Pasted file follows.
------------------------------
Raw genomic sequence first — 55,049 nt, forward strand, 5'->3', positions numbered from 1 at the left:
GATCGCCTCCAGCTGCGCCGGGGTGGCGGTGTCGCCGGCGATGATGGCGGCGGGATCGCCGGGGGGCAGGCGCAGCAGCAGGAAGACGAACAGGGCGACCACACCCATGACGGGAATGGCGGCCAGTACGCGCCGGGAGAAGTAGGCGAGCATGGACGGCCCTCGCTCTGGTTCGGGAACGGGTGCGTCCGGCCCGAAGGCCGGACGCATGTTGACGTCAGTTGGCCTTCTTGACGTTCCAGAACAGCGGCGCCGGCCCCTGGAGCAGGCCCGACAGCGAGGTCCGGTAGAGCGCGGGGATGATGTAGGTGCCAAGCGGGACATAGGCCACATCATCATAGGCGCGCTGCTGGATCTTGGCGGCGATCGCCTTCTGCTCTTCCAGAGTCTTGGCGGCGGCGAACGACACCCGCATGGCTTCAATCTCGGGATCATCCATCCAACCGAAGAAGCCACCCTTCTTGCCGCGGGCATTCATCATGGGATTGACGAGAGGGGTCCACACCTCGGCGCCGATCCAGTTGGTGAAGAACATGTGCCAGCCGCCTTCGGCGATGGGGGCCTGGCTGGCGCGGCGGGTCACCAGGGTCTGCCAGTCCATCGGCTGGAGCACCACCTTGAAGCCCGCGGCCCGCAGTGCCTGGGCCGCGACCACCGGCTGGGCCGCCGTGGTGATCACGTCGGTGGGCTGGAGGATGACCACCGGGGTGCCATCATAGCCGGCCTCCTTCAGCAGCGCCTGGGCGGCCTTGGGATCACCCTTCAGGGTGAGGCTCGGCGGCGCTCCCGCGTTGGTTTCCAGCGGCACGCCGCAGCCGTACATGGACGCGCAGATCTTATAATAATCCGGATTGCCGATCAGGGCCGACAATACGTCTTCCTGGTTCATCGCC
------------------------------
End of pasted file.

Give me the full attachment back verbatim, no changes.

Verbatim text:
Raw genomic sequence first — 55,049 nt, forward strand, 5'->3', positions numbered from 1 at the left:
GATCGCCTCCAGCTGCGCCGGGGTGGCGGTGTCGCCGGCGATGATGGCGGCGGGATCGCCGGGGGGCAGGCGCAGCAGCAGGAAGACGAACAGGGCGACCACACCCATGACGGGAATGGCGGCCAGTACGCGCCGGGAGAAGTAGGCGAGCATGGACGGCCCTCGCTCTGGTTCGGGAACGGGTGCGTCCGGCCCGAAGGCCGGACGCATGTTGACGTCAGTTGGCCTTCTTGACGTTCCAGAACAGCGGCGCCGGCCCCTGGAGCAGGCCCGACAGCGAGGTCCGGTAGAGCGCGGGGATGATGTAGGTGCCAAGCGGGACATAGGCCACATCATCATAGGCGCGCTGCTGGATCTTGGCGGCGATCGCCTTCTGCTCTTCCAGAGTCTTGGCGGCGGCGAACGACACCCGCATGGCTTCAATCTCGGGATCATCCATCCAACCGAAGAAGCCACCCTTCTTGCCGCGGGCATTCATCATGGGATTGACGAGAGGGGTCCACACCTCGGCGCCGATCCAGTTGGTGAAGAACATGTGCCAGCCGCCTTCGGCGATGGGGGCCTGGCTGGCGCGGCGGGTCACCAGGGTCTGCCAGTCCATCGGCTGGAGCACCACCTTGAAGCCCGCGGCCCGCAGTGCCTGGGCCGCGACCACCGGCTGGGCCGCCGTGGTGATCACGTCGGTGGGCTGGAGGATGACCACCGGGGTGCCATCATAGCCGGCCTCCTTCAGCAGCGCCTGGGCGGCCTTGGGATCACCCTTCAGGGTGAGGCTCGGCGGCGCTCCCGCGTTGGTTTCCAGCGGCACGCCGCAGCCGTACATGGACGCGCAGATCTTATAATAATCCGGATTGCCGATCAGGGCCGACAATACGTCTTCCTGGTTCATCGCC